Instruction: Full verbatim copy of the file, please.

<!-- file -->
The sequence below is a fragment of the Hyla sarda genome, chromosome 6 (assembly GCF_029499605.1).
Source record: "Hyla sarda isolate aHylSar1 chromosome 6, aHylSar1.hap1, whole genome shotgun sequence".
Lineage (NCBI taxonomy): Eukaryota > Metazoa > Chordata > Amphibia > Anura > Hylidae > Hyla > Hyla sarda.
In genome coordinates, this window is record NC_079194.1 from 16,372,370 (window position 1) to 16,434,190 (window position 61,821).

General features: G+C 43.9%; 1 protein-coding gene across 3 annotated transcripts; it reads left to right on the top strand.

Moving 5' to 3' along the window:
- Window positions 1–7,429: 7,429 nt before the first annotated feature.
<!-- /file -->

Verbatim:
The sequence below is a fragment of the Hyla sarda genome, chromosome 6 (assembly GCF_029499605.1).
Source record: "Hyla sarda isolate aHylSar1 chromosome 6, aHylSar1.hap1, whole genome shotgun sequence".
Lineage (NCBI taxonomy): Eukaryota > Metazoa > Chordata > Amphibia > Anura > Hylidae > Hyla > Hyla sarda.
In genome coordinates, this window is record NC_079194.1 from 16,372,370 (window position 1) to 16,434,190 (window position 61,821).

General features: G+C 43.9%; 1 protein-coding gene across 3 annotated transcripts; it reads left to right on the top strand.

Moving 5' to 3' along the window:
- Window positions 1–7,429: 7,429 nt before the first annotated feature.